April's Ag Advice by April Borders Fall is definitely here and there are several issues that we need to be looking at. First, we need to be concerned with storing our grain, especially our corn. Because of the cool growing season that we have experienced our corn is later in maturing than usual and we will be facing some storage and drying challenges.
Since it is likely that we will be using our corn drying systems a lot this year, producers should make sure that their equipment is ready to go. They should clean, lubricate and check drying and conveying equipment before harvest to make sure that is it in working order. Higher harvest moisture could contribute to slow and expensive drying. Have you considered whether or not it is feasible to store grain?
High moisture corn at harvest generally means more fines and broken corn. These fines and broken kernels provide a great habitat for insects and molds. Preparing your bins prior to storage will be very important to insect control. Monitoring will be very crucial if you plan on storing very long. There are concerns about molds and mycotoxin developing so drying your corn down will be very important.
Proper aeration is needed to maintain good quality corn. With the potential for higher amounts of broken kernels and cob pieces being in your grain, aeration will be key in helping to redistribute uneven kernel moistures. Management of your aeration system will aid in the drying and storage of your corn.
If you have concerns about storing your corn this year plan on attending the "Corn Storage and Aeration Management" program that will be held on Friday, Oct. 15, at 9:30 a.m. at the Menno Legion Hall or at 1:30 p.m. at Simplot's meeting room in Beresford. This program is being presented by the Farm Management/Marketing and Agronomy Extension Educators from the S2 Field Education Unit. For more information on this program call your local Extension office.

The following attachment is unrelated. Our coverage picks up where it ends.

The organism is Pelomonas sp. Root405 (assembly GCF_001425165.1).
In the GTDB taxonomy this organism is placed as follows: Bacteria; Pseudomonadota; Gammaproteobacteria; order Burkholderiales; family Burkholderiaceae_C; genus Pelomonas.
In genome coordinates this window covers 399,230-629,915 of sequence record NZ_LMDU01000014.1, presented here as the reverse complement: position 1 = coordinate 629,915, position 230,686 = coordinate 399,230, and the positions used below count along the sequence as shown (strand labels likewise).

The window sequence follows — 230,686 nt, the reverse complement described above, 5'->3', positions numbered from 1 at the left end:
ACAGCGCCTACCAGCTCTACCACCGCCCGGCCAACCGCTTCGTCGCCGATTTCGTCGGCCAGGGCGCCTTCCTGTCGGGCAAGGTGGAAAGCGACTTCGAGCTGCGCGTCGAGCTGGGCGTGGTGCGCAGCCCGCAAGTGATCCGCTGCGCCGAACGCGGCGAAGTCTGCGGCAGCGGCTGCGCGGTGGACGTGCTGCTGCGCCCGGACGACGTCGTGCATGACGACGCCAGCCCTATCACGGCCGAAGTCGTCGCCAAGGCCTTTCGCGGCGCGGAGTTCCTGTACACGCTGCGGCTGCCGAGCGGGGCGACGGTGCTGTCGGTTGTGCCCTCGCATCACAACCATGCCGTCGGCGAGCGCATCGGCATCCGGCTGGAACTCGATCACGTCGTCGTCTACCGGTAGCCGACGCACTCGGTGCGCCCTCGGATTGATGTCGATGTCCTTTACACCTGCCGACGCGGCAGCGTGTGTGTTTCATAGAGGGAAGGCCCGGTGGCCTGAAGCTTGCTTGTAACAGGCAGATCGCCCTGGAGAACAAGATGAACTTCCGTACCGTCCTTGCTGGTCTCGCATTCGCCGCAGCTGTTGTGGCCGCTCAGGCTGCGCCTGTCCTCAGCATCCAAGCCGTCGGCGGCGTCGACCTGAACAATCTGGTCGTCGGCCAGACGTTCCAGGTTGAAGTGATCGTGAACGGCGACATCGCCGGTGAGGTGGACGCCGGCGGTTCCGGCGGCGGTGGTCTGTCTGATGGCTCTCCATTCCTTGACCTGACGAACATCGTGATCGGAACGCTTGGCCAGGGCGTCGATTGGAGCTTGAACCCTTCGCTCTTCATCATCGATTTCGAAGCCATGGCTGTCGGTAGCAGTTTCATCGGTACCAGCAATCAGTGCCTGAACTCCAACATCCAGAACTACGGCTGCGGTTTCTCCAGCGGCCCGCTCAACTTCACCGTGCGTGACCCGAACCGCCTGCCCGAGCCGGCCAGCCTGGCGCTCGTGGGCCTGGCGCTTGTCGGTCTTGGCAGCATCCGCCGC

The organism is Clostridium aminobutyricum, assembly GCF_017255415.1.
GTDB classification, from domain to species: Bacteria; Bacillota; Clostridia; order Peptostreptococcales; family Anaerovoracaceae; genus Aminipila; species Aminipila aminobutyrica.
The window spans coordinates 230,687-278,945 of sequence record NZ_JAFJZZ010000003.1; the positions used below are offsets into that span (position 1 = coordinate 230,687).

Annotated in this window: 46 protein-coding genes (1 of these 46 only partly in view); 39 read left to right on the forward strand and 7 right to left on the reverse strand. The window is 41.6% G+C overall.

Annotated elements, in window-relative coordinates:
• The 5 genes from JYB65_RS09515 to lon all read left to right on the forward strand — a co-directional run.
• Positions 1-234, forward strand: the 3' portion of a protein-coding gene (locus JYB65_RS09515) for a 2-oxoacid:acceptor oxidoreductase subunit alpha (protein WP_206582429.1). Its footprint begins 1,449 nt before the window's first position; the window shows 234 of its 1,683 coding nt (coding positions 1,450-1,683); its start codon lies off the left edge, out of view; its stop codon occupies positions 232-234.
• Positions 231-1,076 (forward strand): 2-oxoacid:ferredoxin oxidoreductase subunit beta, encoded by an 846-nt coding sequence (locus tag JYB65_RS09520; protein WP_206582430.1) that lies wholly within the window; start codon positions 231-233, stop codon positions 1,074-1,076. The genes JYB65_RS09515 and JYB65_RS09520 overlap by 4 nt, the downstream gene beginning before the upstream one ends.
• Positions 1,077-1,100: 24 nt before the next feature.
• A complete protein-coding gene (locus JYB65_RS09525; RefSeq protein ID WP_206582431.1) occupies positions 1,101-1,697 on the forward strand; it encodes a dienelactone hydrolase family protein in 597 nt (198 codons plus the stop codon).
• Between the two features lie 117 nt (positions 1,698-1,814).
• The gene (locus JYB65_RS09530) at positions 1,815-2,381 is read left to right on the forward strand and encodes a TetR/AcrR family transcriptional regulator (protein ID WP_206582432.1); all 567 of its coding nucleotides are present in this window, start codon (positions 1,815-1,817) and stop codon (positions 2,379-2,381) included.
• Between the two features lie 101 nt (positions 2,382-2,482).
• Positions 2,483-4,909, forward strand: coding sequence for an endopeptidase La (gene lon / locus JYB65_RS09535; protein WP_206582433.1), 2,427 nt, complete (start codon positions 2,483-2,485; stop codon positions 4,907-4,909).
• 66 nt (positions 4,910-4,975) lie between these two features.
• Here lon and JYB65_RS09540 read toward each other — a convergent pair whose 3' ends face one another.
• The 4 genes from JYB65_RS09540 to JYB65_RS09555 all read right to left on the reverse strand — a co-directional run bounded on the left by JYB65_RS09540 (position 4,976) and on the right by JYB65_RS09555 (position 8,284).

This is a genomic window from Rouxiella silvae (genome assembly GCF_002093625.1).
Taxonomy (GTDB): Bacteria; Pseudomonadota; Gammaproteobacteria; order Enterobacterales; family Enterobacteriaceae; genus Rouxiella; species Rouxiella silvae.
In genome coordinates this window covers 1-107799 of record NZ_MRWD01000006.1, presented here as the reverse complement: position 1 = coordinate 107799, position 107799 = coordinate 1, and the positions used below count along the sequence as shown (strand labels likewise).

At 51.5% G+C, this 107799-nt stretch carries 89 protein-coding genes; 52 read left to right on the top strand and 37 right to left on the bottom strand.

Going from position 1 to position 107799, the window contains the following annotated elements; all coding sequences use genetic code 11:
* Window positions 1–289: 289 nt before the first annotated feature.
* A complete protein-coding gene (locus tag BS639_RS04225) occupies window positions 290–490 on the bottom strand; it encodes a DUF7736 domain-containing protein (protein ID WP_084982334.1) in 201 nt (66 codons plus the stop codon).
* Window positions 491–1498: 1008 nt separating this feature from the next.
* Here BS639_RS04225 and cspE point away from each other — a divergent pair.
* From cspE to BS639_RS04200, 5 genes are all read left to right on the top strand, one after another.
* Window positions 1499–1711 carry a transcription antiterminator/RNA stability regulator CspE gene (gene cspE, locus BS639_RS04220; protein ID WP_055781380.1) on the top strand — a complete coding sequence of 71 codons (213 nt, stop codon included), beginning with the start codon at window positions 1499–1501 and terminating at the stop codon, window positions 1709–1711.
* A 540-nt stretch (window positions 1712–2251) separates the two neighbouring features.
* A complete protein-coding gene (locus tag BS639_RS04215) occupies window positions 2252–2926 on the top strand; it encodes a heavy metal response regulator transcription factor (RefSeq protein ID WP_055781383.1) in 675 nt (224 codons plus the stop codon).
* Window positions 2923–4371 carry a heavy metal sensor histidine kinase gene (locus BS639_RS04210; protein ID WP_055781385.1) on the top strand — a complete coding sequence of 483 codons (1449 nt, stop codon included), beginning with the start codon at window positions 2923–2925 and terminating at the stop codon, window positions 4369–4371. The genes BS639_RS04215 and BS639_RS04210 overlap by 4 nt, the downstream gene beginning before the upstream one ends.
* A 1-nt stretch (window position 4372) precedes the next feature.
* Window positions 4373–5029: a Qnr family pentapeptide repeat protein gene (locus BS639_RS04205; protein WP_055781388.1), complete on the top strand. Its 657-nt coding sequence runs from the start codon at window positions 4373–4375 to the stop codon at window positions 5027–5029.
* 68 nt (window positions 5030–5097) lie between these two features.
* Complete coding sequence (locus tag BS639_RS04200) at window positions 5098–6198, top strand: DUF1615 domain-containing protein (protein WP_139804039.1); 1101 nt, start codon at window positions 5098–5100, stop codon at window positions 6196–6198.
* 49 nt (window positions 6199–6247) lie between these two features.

Another issue that we need to address is fall weed control. Fall is a good time to make another attack on those pesky perennial noxious weeds. The key to control is having adequate active growth and with the recent rains that we have had, we are seeing new weed growth.
Areas to consider for fall weed control are roadsides that were hayed, grazed pasture/range, fields where small grains or silage were harvested, and areas like CRP that were mowed during the season. Also check fence lines and tree plantings. Fall may be the only opportunity to get to some of these areas.
Remember to select the treatment that fits the weed and the site. SDSU Fact Sheet 525N, Noxious Weed Control, gives a complete guide for Canada thistle, leafy spurge, field bindweed, biennial thistle and other noxious weeds. Copies of this publication are available at your local Extension office.
This is also a good time to consider weed control in our lawns. Fall works because the herbicide moves into the root of the plant. This allows for a better kill then just burning down the top growing material. Remember that active, new weed growth is important. Skip mowing to allow more growth. Allowing more plant growth allows more surface area to be covered, especially if using a spray formulation. Make applications before a killing freeze; a light frost is not a problem for most weeds. A warm, sunny day with temperatures above 60 degrees speeds activity. For the most tolerant weeds like ground ivy, make a repeat application 10 to 14 days after the first.
Make sure that you apply the chemicals with care. If spraying use low pressure and coarse droplets to reduce drift to non-target plants. Many broadleaf products for lawns are a mix of herbicide ingredients and they are available in several product brands. Make sure to check the label guidelines for mixing and applying these products. Always read and follow the label.
SDSU Extension Weed Specialist Leon Wrage says, "Treat now, and see the results next spring."